Yesterday I attended a book event at Saahityikee (a Hindi literature group in Kolkata). It was based on a book that has been published recently — स्याही की गमक (Syaahee Kee Gamak) — a translation of 32 short stories by established and currently active women authors from all over the world. The translation has been done by Yadavendra Pandey, a retired scientist and active translator based in Bihar. One of the good things about the book is that he has chosen authors and stories from nations that are not represented much in the Hindi literature world of translations. So there are stories in the book, by women from Iran, Nigeria, Sri Lanka, Estonia, for example.
Before the author himself spoke at the event, three people presented their critical talk on the book at the invitation of Sahityikee. When the first lady spoke, I was slightly disappointed. Firstly she was reading her prepared article, and her eyes were down 99% of the time. She wasn’t talking to the audience. Second, she focused on women’s lib, and that women should be liberated this, this, and this way. She complained about the first story which did not suggest a solution to the problem portrayed, and I was thinking, “Come on. All stories are not meant to suggest solutions and portray characters that evolve from being weak to empowered. Some can also just paint a small picture of how it is and leave it at that.” Of course, all parameters considered, we all operate at any given moment, to the best of our abilities, to the best of our knowledge — so no complaints regarding the first speaker — but as her talk progressed, I got the impression that the book only contains stories of नारी की पीड़ा (the plight of women). I started repenting having purchased the book.
The second speaker, a teacher / professor was speaking directly to the audience, so that was pleasant. Also, the point she was making was more balanced and interesting, so now I was paying more attention.
Then the third speaker, also a teacher / professor I think, highlighted some points that were really interesting. He talked of the technical aspects of the first story in the collection. First, that the story relates a time span of only 10 pm to 11:55 pm of a particular day — this in itself is so interesting. Movies have been made relating events of one day etc., but this story spans only 2 hours!
Second, he highlighted that in this story (and many other stories of the book) the author is not talking. The Iranian author of this particular story, is a script writer anyway. The story is written in the form of a script, and script writers do not have the liberty to speak themselves, i.e. they must only relate what is happening, and only their characters are permitted to talk. As he critiqued the book, this speaker complained that in too many prose writings these days, the writer is talking too much! “लेखक आजकल बहुत वाचाल हो गए हैं। वे हावी हो जाते हैं।”, he said. The story, characters, setting take a backseat and the writer is too intent to put forward his opinion.
This is an oft-given advice for honing our creative writing skills — ‘Show, Not Tell’. The more an author can show (via her words) what is happening, rather than telling, the more effective a piece of writing. So for example, it is much more effective to write ‘She shivered even under the thick coat’, than to say, ‘It was very cold that day’.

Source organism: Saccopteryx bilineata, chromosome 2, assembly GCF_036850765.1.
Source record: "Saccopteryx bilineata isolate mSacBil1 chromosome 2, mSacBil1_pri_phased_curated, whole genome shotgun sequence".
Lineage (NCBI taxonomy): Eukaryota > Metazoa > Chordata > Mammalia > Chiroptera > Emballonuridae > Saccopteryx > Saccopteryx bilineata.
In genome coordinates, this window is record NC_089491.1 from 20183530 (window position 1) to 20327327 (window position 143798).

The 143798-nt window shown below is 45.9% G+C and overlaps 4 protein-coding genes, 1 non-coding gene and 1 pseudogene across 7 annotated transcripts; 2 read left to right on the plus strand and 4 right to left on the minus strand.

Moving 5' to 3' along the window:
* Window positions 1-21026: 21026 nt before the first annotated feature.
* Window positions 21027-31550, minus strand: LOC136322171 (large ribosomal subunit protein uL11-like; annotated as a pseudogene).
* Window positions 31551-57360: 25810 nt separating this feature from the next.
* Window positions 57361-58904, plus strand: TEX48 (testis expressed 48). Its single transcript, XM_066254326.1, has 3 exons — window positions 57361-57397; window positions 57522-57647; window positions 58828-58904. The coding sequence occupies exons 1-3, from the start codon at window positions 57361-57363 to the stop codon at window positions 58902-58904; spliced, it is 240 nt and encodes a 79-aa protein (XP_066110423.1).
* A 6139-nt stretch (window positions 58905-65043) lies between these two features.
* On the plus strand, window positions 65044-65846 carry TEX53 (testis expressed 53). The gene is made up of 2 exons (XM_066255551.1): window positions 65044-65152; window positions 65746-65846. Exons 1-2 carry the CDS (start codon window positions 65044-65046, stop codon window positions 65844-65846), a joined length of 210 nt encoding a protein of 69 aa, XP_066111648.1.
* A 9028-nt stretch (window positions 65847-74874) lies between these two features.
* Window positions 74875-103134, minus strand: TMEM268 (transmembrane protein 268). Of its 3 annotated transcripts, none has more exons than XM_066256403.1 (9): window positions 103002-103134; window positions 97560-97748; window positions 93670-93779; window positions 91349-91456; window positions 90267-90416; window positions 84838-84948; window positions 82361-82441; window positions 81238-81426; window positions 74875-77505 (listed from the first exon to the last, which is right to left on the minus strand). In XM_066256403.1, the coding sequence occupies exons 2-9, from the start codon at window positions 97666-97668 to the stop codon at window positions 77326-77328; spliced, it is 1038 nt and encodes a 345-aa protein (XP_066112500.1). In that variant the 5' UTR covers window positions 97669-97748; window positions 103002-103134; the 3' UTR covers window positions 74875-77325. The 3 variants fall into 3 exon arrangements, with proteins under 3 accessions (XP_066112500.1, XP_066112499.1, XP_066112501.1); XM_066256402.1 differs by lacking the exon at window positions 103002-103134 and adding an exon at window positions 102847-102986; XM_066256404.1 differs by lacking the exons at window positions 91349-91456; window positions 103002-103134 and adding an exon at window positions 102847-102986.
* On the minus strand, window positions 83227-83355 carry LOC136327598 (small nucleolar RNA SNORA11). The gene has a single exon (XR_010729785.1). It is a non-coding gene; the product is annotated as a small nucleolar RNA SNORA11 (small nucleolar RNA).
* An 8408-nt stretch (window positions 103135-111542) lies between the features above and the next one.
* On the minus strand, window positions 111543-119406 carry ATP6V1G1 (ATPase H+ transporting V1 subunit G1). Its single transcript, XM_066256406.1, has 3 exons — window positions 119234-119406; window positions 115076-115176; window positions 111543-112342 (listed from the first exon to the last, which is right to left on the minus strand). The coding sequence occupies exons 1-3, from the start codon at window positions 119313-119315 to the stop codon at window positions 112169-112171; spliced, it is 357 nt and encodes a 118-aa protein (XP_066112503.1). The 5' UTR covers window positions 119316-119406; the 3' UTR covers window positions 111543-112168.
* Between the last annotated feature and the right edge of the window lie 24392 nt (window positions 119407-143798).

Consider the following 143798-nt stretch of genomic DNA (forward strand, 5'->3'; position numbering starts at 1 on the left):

As the speaker continued, I realised, this is one of the big reasons why I am not writing these days — to evolve one’s writing from mere telling to actual showing is hard work! Without that, the writing often feels too insipid. The speaker also highlighted some stories in the book that were not about women, such as the story of a small Lama boy who befriends monkeys, written by an author from Sri Lanka. This story had become very successful and soon found its way in textbooks there, but was later withdrawn because the Buddhist community chose to get offended by the story. I started looking forward to reading the copy I had purchased — not because of caretakers of religion taking offence mind you, but because it was good to know that there were stories where the woman and her social plight was not the focus.
The translator himself, Yadavendra Pandey, came next. He shared how he chose the stories for the book and how he read several works by the original authors and saw interviews with them to tune into their thinking and cultural context. He also he shared his process of translation which is essentially a re-creation rather than translation. This explained why all the stories in the book seem to be written by the same author, a point made by the third critic, despite such a wide variety of original authors and countries having been represented. Yadavendra ji also spoke of some of his future projects which all sounded worth looking forward to. I discovered that he first started his translation journey by translating poems. So I have to track down some of those poems and see if I like any for Kaavyaalaya.
It was an evening well-spent and I am glad and grateful that I can stay in touch with Yadavendra ji now (if I put in the effort to do so). As regarding this book — it is to be seen whether I like it (or not), (if I put in the effort to read it). If it turns out to be an effortless read, then great! Right now, thank you to Sahityikee for organising an enjoyable, fulfilling evening — for widening my window to the Hindi world.
Syaahee Kee Gamak by the way, means the aroma of ink. Nice title. I didn’t know gamak means fragrance, aroma.